AVVs Palomar goes on sabbatical
Rowena Palomar, executive director of Advocates for Victims of Violence – AVV - was chosen to receive one of six statewide sabbaticals granted to leaders in Alaska’s non-profit sector by the Rasmuson Foundation.
“It’s time,” Palomar said in an interview Monday afternoon.
Teresa Felts will act in Palomar’s seat until she returns in late August.
The foundation, which supports numerous philanthropies in Alaska, looks for publicity for its grants like the one given to Palomar for her sabbatical, in order to encourage other executives in the nonprofit sector to apply for the program.
In a press release, the foundation said its 2013 Sabbatical Award recipients come from five communities across the state and include professionals in recreation and health and social services. After Palomar, recipients include Peggy Brown, Alaska Network on Domestic Violence and Sexual Assault, Juneau; Deborah Lyons, Sitka Trial Works, Sitka; Naomi Michalsen, Women in Safe Homes, Ketchikan; Larry Parker, Anchorage Community YMCA, Anchorage; and Amy Simpson, Program for Infants and Children, Anchorage.
Cleveland Volcano erupting
(AP) The Cleveland Volcano is undergoing a continuous low-level eruption following an explosion early Saturday morning, scientists from the Alaska Volcano Observatory and the U.S. Geological Survey said.
Satellites and cameras suggest low-level emissions of gas, steam and ash, scientists said, and satellites detected highly elevated surface temperatures at the summit. A faint plume of ash extended eastward below 15,000 feet (4,600 meters), but the Federal Aviation Administration said there were no flight restrictions as a result.
``Sudden explosions of blocks and ash are possible with little or no warning,'' scientists said. ``Ash clouds, if produced, could exceed 20,000 feet above sea level.''
The aviation alert level was raised from ``yellow'' to ``orange.'' A major ash emission could threaten international flights. The activity began with an explosion at 5 a.m. Saturday, followed by two others at 9:17 and 11:44 a.m. A nearby seismic network detected long-duration airwave signals that indicate a sustained eruption.
The volcano is in an isolated region of the Aleutian Islands, 940 miles (1,500 kilometers) southwest of Anchorage. Its most recent significant eruption began in February 2001 and featured three explosive events that sent ash clouds as high 39,000 feet (12,000 meters) above sea level. It also produced a rubbly lava flow and hot avalanche that reached the sea.
The most recent minor ash emissions were observed in November 2012.
Biomass generators lukewarm results
(AP) Experimental biomass-burning generators aren't working out as lucratively and efficiently as a Fairbanks area businessman had hoped when he launched the idea to turn waste paper into electricity more than two years ago.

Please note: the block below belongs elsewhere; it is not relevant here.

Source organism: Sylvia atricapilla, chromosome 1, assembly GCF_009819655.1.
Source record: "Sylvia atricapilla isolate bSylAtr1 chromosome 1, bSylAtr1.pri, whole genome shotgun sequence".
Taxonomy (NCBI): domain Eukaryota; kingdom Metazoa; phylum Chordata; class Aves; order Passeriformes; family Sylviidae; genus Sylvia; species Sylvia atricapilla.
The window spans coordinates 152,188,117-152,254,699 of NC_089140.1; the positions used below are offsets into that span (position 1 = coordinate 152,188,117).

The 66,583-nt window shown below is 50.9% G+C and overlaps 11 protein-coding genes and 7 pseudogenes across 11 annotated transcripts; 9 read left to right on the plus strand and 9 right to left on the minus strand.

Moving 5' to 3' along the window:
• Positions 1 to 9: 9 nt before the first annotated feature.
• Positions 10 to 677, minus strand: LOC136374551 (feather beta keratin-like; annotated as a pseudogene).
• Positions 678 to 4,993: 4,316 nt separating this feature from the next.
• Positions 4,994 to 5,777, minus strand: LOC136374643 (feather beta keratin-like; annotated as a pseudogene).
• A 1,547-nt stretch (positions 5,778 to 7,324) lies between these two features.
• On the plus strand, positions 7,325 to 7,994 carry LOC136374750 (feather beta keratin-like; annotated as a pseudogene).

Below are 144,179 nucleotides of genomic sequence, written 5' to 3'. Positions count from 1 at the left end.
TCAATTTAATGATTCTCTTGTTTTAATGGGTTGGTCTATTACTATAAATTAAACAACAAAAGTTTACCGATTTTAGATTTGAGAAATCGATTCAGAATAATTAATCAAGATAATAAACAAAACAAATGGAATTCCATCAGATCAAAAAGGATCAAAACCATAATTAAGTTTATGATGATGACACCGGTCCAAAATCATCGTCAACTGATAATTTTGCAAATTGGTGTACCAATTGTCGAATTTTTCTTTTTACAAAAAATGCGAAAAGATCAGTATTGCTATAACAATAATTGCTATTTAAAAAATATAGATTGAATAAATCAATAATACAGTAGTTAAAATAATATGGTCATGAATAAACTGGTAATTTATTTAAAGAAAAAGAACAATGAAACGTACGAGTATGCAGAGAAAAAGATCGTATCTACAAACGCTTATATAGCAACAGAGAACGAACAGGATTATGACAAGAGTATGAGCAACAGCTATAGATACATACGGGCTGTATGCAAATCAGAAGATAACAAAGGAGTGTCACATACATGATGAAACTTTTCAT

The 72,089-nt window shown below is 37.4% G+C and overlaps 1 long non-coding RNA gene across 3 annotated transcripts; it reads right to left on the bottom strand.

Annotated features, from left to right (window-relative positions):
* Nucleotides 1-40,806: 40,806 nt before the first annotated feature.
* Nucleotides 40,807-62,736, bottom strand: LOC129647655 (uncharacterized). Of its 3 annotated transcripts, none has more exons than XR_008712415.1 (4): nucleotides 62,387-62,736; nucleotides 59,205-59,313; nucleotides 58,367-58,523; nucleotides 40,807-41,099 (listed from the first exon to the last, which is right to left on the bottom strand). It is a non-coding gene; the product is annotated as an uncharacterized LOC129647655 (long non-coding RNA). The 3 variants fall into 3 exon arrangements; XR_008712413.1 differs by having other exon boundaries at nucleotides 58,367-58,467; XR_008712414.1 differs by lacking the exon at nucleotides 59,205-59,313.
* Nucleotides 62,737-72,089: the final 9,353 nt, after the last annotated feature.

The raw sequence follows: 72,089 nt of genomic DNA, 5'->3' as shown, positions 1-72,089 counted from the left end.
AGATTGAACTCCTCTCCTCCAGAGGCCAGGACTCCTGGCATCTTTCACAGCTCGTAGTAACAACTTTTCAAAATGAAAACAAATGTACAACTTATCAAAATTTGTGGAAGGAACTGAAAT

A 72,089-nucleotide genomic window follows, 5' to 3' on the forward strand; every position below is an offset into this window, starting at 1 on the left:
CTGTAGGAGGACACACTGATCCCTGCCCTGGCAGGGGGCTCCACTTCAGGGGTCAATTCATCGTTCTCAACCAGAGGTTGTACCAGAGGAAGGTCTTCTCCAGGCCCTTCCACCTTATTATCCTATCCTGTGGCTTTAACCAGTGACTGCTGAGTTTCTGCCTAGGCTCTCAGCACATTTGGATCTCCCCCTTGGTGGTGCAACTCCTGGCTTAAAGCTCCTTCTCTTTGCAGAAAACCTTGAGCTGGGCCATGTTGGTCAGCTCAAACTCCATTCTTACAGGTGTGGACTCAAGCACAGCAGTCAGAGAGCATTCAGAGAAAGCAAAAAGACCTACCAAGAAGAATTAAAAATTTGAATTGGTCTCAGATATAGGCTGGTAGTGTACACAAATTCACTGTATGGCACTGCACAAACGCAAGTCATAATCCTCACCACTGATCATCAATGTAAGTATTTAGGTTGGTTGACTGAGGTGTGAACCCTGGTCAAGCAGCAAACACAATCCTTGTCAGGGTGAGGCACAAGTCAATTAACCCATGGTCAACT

Bernie Karl's project is costing more and generating less revenue than he figured it would, according to the Fairbanks Daily News-Miner (http://is.gd/1xX3vk ).
Karl's biomass-burning system at his K&K Recycling is, indeed, making electricity out of garbage, but nothing about the endeavor has been easy, Karl said.
``There is no game book. There is no blueprint,'' he said. ``We're making it up as we go.''
However, he plans to push ahead with the nearly $6 million project, even though his dreams of using the generators as a cheap power source for rural Alaska villages have been abandoned.
Karl hopes to see enough revenue streams come together to make it all work by the end of the year, despite mounting debt and countless challenges.
In late 2010, K&K Recycling began a new recycling program to collect items like mixed paper, plastic and glass from the University of Alaska Fairbanks and military installations in the area.
The paper is shredded and formed into large pellets, then fed into biomass-burning generators. A business partner, Connecticut-based United Technologies, developed the experimental system with Karl.
The payoff was expected to come from sales of electricity to Golden Valley Electric Association, but the new biomass-burning system has fallen short of its potential.
With a nearly $2 million grant from the Alaska Energy Authority, Karl reached a 20-year agreement with the utility to sell electricity at a discount.
The generators provided power at about 38 percent of his target in 2012, according to Karl, and only three of its five units have been fired up while he learns how to improve the system.
Karl figures he's spending $100,000 per month on the project. He wasn't specific about revenues made from electricity sales to GVEA but said it's not nearly enough to cover his expenses.
Karl also owns Chena Hot Springs Resort, which is powered by electricity from geothermal resources. Much of that technology also was unproven when it was installed, and Karl hopes his biomass system follow a similar path.